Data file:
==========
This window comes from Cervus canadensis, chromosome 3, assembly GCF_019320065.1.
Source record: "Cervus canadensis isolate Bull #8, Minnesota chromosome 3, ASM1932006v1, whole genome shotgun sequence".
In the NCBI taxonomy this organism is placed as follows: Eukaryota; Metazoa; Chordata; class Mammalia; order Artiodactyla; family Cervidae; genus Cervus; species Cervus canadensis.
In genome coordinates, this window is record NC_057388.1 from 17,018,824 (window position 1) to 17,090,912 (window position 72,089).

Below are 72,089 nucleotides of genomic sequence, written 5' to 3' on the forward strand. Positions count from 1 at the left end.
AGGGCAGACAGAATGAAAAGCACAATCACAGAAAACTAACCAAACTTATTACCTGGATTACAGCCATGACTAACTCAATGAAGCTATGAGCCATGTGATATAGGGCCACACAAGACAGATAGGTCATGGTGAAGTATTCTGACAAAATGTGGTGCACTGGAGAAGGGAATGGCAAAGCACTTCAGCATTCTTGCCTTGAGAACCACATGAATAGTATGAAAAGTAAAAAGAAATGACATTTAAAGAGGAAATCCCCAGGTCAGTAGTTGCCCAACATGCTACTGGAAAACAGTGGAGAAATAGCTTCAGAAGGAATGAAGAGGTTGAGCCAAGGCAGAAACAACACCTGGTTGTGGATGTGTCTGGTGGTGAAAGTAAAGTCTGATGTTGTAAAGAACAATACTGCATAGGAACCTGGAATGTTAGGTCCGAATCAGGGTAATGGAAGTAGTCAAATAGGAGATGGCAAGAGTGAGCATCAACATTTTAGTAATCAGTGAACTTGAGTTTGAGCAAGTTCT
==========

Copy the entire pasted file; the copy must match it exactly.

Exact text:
This window comes from Cervus canadensis, chromosome 3, assembly GCF_019320065.1.
Source record: "Cervus canadensis isolate Bull #8, Minnesota chromosome 3, ASM1932006v1, whole genome shotgun sequence".
In the NCBI taxonomy this organism is placed as follows: Eukaryota; Metazoa; Chordata; class Mammalia; order Artiodactyla; family Cervidae; genus Cervus; species Cervus canadensis.
In genome coordinates, this window is record NC_057388.1 from 17,018,824 (window position 1) to 17,090,912 (window position 72,089).

Below are 72,089 nucleotides of genomic sequence, written 5' to 3' on the forward strand. Positions count from 1 at the left end.
AGGGCAGACAGAATGAAAAGCACAATCACAGAAAACTAACCAAACTTATTACCTGGATTACAGCCATGACTAACTCAATGAAGCTATGAGCCATGTGATATAGGGCCACACAAGACAGATAGGTCATGGTGAAGTATTCTGACAAAATGTGGTGCACTGGAGAAGGGAATGGCAAAGCACTTCAGCATTCTTGCCTTGAGAACCACATGAATAGTATGAAAAGTAAAAAGAAATGACATTTAAAGAGGAAATCCCCAGGTCAGTAGTTGCCCAACATGCTACTGGAAAACAGTGGAGAAATAGCTTCAGAAGGAATGAAGAGGTTGAGCCAAGGCAGAAACAACACCTGGTTGTGGATGTGTCTGGTGGTGAAAGTAAAGTCTGATGTTGTAAAGAACAATACTGCATAGGAACCTGGAATGTTAGGTCCGAATCAGGGTAATGGAAGTAGTCAAATAGGAGATGGCAAGAGTGAGCATCAACATTTTAGTAATCAGTGAACTTGAGTTTGAGCAAGTTCT